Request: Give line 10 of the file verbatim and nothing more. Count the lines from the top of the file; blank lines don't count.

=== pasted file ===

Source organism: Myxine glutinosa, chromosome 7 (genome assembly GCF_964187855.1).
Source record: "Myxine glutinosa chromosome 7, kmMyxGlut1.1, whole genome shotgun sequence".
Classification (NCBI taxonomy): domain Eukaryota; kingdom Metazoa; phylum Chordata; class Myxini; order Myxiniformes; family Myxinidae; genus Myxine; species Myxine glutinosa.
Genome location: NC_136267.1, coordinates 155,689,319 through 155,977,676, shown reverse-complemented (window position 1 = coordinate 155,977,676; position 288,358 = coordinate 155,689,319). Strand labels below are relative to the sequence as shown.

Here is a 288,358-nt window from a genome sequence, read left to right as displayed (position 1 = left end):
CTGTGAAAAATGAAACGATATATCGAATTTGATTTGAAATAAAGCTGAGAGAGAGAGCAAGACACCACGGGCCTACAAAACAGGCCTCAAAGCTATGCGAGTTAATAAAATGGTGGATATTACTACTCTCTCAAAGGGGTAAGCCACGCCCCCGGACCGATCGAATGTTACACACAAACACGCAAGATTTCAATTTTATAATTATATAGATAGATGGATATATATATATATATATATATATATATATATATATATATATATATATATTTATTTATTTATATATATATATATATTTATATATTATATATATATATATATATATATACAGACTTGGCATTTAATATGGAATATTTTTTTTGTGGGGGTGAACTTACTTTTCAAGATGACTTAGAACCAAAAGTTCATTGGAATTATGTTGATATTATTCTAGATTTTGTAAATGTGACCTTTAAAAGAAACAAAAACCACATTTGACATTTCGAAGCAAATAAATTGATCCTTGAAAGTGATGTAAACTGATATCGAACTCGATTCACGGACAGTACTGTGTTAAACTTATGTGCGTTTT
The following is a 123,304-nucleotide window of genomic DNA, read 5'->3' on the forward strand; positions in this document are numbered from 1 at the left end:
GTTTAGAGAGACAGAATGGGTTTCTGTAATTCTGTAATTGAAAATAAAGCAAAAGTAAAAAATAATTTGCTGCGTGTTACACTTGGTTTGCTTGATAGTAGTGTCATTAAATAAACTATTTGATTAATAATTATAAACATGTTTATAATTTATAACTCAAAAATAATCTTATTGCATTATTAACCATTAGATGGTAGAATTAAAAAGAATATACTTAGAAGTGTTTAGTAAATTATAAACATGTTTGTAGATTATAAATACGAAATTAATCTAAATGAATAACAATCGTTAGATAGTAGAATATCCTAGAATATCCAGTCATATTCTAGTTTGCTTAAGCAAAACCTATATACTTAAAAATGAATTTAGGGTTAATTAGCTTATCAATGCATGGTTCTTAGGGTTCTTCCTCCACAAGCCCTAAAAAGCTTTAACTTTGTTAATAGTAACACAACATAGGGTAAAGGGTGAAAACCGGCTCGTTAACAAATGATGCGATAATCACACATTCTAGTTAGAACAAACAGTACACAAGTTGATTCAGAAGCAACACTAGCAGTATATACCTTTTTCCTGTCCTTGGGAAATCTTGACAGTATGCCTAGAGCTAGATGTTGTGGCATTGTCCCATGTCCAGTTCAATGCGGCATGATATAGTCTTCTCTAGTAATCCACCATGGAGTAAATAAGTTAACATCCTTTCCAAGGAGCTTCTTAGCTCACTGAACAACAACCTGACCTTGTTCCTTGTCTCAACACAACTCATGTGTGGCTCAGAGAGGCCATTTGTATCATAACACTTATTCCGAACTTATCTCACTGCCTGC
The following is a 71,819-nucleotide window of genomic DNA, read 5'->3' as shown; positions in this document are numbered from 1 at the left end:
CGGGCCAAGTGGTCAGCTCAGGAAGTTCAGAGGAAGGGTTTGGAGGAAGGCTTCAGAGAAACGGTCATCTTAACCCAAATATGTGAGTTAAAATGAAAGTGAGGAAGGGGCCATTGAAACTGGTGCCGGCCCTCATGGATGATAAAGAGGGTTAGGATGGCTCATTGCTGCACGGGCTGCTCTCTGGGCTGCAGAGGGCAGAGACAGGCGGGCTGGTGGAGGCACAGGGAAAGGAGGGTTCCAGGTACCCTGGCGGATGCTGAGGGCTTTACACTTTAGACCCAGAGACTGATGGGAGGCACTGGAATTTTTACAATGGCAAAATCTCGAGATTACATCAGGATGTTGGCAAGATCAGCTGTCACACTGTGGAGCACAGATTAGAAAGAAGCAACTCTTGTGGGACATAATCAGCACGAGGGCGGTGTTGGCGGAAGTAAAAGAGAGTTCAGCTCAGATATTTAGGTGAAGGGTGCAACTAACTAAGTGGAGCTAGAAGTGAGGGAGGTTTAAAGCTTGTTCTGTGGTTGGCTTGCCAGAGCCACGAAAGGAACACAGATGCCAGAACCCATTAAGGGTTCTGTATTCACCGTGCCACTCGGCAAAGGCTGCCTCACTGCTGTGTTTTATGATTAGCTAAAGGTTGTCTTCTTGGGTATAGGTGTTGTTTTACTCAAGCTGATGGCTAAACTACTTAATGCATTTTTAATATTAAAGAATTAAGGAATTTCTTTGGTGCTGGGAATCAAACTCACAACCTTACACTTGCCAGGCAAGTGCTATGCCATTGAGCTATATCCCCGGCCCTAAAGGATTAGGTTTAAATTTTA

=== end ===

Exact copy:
CGGGCCAAGTGGTCAGCTCAGGAAGTTCAGAGGAAGGGTTTGGAGGAAGGCTTCAGAGAAACGGTCATCTTAACCCAAATATGTGAGTTAAAATGAAAGTGAGGAAGGGGCCATTGAAACTGGTGCCGGCCCTCATGGATGATAAAGAGGGTTAGGATGGCTCATTGCTGCACGGGCTGCTCTCTGGGCTGCAGAGGGCAGAGACAGGCGGGCTGGTGGAGGCACAGGGAAAGGAGGGTTCCAGGTACCCTGGCGGATGCTGAGGGCTTTACACTTTAGACCCAGAGACTGATGGGAGGCACTGGAATTTTTACAATGGCAAAATCTCGAGATTACATCAGGATGTTGGCAAGATCAGCTGTCACACTGTGGAGCACAGATTAGAAAGAAGCAACTCTTGTGGGACATAATCAGCACGAGGGCGGTGTTGGCGGAAGTAAAAGAGAGTTCAGCTCAGATATTTAGGTGAAGGGTGCAACTAACTAAGTGGAGCTAGAAGTGAGGGAGGTTTAAAGCTTGTTCTGTGGTTGGCTTGCCAGAGCCACGAAAGGAACACAGATGCCAGAACCCATTAAGGGTTCTGTATTCACCGTGCCACTCGGCAAAGGCTGCCTCACTGCTGTGTTTTATGATTAGCTAAAGGTTGTCTTCTTGGGTATAGGTGTTGTTTTACTCAAGCTGATGGCTAAACTACTTAATGCATTTTTAATATTAAAGAATTAAGGAATTTCTTTGGTGCTGGGAATCAAACTCACAACCTTACACTTGCCAGGCAAGTGCTATGCCATTGAGCTATATCCCCGGCCCTAAAGGATTAGGTTTAAATTTTA